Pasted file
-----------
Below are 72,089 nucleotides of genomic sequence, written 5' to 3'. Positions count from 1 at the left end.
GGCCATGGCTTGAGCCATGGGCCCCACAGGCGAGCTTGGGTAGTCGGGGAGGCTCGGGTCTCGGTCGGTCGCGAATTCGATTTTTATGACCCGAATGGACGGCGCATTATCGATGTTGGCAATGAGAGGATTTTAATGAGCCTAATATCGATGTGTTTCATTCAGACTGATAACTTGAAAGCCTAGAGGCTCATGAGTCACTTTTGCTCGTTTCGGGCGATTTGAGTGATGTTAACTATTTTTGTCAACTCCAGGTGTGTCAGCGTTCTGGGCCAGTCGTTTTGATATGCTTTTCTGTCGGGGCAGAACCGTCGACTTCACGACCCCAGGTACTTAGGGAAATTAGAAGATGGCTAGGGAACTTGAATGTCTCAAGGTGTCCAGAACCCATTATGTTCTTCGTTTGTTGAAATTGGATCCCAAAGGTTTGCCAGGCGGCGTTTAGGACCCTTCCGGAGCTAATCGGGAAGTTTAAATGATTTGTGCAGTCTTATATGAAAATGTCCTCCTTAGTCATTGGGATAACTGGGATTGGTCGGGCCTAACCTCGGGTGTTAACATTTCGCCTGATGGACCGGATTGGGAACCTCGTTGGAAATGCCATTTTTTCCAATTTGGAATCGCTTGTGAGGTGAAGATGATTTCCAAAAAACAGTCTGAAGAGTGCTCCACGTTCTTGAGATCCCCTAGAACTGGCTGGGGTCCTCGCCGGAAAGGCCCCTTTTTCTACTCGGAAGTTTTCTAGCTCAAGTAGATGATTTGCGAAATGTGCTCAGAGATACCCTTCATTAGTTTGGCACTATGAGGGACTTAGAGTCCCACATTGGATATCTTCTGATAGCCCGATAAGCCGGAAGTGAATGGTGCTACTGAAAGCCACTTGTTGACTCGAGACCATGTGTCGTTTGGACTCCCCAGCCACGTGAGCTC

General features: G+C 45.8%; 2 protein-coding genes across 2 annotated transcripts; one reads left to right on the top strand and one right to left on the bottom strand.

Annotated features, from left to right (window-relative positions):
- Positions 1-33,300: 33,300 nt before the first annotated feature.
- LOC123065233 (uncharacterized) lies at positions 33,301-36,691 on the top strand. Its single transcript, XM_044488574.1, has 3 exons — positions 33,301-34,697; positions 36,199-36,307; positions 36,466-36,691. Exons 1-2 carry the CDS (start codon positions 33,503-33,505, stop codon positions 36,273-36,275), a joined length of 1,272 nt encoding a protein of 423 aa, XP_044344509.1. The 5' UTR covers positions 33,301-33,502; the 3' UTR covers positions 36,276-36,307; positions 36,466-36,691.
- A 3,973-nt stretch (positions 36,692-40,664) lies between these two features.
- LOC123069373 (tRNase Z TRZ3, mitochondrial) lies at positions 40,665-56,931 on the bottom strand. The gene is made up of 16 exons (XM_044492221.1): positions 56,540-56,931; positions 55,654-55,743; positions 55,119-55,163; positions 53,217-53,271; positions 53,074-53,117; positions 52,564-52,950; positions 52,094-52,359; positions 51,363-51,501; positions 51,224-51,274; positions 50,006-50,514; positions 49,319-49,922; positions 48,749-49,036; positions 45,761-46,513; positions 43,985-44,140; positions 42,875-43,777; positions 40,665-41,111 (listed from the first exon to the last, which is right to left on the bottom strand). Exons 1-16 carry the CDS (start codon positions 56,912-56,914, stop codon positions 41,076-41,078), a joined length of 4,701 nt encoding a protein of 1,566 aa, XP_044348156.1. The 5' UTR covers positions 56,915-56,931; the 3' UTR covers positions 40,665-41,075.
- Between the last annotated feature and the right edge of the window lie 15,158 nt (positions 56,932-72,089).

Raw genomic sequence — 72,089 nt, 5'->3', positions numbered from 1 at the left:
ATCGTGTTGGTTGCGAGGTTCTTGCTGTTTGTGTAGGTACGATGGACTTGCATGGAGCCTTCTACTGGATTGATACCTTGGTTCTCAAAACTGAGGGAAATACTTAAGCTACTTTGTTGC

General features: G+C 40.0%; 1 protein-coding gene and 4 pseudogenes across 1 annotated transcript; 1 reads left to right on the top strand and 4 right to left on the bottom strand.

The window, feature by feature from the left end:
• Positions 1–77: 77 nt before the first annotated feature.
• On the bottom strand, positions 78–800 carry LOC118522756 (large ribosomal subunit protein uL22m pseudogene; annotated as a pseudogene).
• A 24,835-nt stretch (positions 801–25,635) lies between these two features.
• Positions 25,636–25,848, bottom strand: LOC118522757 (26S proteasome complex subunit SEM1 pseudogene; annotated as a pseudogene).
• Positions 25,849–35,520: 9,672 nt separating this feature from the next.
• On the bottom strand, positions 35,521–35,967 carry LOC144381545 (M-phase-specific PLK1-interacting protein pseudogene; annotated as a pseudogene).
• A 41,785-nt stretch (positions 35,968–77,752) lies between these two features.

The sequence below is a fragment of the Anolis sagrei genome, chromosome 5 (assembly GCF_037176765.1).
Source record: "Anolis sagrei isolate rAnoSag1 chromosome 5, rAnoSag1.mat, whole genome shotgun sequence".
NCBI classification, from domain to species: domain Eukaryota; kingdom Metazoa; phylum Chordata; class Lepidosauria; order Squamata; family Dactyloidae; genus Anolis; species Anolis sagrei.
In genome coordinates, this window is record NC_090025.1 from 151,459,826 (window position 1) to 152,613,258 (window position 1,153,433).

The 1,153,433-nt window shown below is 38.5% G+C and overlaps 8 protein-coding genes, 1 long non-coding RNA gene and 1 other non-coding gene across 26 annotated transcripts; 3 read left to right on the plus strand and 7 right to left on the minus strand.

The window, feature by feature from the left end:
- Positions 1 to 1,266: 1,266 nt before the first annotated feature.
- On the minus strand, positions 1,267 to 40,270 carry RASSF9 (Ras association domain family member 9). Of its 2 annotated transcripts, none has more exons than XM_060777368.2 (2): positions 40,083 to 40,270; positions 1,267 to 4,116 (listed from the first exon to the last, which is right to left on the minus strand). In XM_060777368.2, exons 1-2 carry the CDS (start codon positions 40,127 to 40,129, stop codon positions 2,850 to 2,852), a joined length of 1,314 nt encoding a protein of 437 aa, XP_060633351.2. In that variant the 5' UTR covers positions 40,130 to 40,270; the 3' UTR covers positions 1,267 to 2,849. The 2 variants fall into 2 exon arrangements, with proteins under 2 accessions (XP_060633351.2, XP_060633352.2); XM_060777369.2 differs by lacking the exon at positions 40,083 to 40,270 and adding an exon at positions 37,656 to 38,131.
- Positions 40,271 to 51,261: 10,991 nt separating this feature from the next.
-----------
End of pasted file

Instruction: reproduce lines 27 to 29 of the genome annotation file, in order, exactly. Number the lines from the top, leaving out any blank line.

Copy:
- Positions 1 to 1,266: 1,266 nt before the first annotated feature.
- On the minus strand, positions 1,267 to 40,270 carry RASSF9 (Ras association domain family member 9). Of its 2 annotated transcripts, none has more exons than XM_060777368.2 (2): positions 40,083 to 40,270; positions 1,267 to 4,116 (listed from the first exon to the last, which is right to left on the minus strand). In XM_060777368.2, exons 1-2 carry the CDS (start codon positions 40,127 to 40,129, stop codon positions 2,850 to 2,852), a joined length of 1,314 nt encoding a protein of 437 aa, XP_060633351.2. In that variant the 5' UTR covers positions 40,130 to 40,270; the 3' UTR covers positions 1,267 to 2,849. The 2 variants fall into 2 exon arrangements, with proteins under 2 accessions (XP_060633351.2, XP_060633352.2); XM_060777369.2 differs by lacking the exon at positions 40,083 to 40,270 and adding an exon at positions 37,656 to 38,131.
- Positions 40,271 to 51,261: 10,991 nt separating this feature from the next.